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Whether you are working on an infographic design, flyer design or just about any other visual communication, the goal is to get your message across to the readers. It’s fun to create imaginative and colorful layouts, but if you don’t some basic rules of composition, you could be detracting from your message rather than highlighting it. We’ve detailed the five most important tips for using layouts.
It’s all about flow
When people read a document, there is a certain logic to where their eyes go. For example, in a flyer design, they will enter at the most visually interesting feature, which is likely a photograph or visual element on the right side. Then they will go to the upper left and read the text from top to bottom. Other times, such as in infographic design, they will start at the top and read down, depending on the intrinsic flow of information. The basic rule is to think about how people’s eyes will track as they view the document, and that will tell you what kind of layout to use.
Typefaces can be a fun element to select for your design, but just because you have access to hundreds doesn’t mean you should go crazy. As a general rule, don’t use more than three typefaces in a design. Don’t forget, you can select variations such as bold, condensed, italics and more. If you use more than that, you run the risk of distracting your audience and cluttering your design.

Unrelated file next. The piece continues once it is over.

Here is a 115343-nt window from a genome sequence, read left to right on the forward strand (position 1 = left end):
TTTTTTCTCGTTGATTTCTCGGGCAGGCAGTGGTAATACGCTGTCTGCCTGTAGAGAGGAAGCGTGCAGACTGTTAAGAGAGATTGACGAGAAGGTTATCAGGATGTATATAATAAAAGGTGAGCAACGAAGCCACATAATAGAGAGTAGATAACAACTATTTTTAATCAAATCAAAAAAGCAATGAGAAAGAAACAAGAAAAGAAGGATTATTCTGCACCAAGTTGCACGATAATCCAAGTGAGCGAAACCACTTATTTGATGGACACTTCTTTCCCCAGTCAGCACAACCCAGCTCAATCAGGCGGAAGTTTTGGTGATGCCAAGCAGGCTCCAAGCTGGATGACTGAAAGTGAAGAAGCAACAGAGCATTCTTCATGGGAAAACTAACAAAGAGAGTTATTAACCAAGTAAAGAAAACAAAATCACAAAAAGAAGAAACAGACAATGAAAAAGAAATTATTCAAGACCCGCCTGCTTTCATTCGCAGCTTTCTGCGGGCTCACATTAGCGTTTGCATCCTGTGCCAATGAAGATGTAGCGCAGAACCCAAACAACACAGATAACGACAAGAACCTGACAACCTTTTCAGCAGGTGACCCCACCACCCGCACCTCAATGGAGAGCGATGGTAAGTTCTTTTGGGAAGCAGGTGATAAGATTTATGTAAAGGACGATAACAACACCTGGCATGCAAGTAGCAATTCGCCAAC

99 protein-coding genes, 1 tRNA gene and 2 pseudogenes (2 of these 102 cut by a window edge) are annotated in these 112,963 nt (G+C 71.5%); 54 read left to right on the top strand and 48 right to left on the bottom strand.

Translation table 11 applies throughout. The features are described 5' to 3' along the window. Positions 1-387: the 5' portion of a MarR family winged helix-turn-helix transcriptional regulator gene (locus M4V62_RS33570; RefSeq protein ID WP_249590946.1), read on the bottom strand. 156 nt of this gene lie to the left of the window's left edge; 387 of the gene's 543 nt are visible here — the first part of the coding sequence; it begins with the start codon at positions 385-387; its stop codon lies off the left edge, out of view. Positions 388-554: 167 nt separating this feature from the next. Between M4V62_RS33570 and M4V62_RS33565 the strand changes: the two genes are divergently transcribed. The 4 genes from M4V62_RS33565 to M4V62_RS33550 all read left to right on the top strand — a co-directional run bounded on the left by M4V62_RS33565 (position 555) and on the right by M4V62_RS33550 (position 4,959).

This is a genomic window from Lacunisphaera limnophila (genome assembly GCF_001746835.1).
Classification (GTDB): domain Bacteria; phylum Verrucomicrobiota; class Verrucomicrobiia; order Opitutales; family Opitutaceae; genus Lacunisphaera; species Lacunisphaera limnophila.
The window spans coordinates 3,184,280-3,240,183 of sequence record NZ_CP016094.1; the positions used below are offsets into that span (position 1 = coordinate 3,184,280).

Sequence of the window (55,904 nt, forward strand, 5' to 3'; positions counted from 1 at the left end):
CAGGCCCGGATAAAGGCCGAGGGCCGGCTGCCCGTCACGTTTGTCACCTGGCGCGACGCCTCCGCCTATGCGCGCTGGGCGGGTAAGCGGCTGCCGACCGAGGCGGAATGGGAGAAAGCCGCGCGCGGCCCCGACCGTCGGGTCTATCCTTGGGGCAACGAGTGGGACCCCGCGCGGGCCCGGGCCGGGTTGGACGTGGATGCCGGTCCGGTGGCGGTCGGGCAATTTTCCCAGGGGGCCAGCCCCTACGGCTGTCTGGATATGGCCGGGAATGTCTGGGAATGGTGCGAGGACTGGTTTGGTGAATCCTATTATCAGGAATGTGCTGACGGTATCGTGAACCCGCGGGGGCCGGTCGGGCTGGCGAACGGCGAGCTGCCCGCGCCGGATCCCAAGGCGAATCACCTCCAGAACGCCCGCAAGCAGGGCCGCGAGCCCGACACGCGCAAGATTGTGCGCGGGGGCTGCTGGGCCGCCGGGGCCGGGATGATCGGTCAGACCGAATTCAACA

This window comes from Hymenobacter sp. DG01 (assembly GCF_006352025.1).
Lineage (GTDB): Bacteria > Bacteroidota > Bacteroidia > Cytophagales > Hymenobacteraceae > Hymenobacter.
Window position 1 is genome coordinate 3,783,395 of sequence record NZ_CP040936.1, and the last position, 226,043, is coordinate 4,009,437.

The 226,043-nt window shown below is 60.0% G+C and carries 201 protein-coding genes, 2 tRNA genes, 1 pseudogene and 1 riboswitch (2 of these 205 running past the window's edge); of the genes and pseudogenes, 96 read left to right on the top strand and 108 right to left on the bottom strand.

Less is also more when it comes to photographs, logos, and other visual elements. You want to choose one piece that is significantly larger than any of the others. This will draw the eye in. But all the other visual elements should be smaller to create a hierarchy that helps the reader know what to look at and understand what the main message is.
Accomplishing your goal
Think about what you want your layout to do. Do you want it to educate people? This is usually the case with infographic design. Do you want encourage people to take action or participate in an event? This is the purpose of most ad design? Whatever the goal, make sure your layout is one that facilitates the reaction you are seeking.
The art of restraint
Most of the time, you’ll want to include more information than can actually fit on a design. Be selective about what you include, and be prepared to jettison the info they can find elsewhere. For example, if you are making an infographic about European travel destinations, you won’t be able to include every attraction in every country. Only include the information that fits in your design without looking too cluttered. Provide links that send them to more information.
These basic guidelines should keep you on track when you are working with layouts, no matter what you are creating. Go for simplicity – your readers will thank you.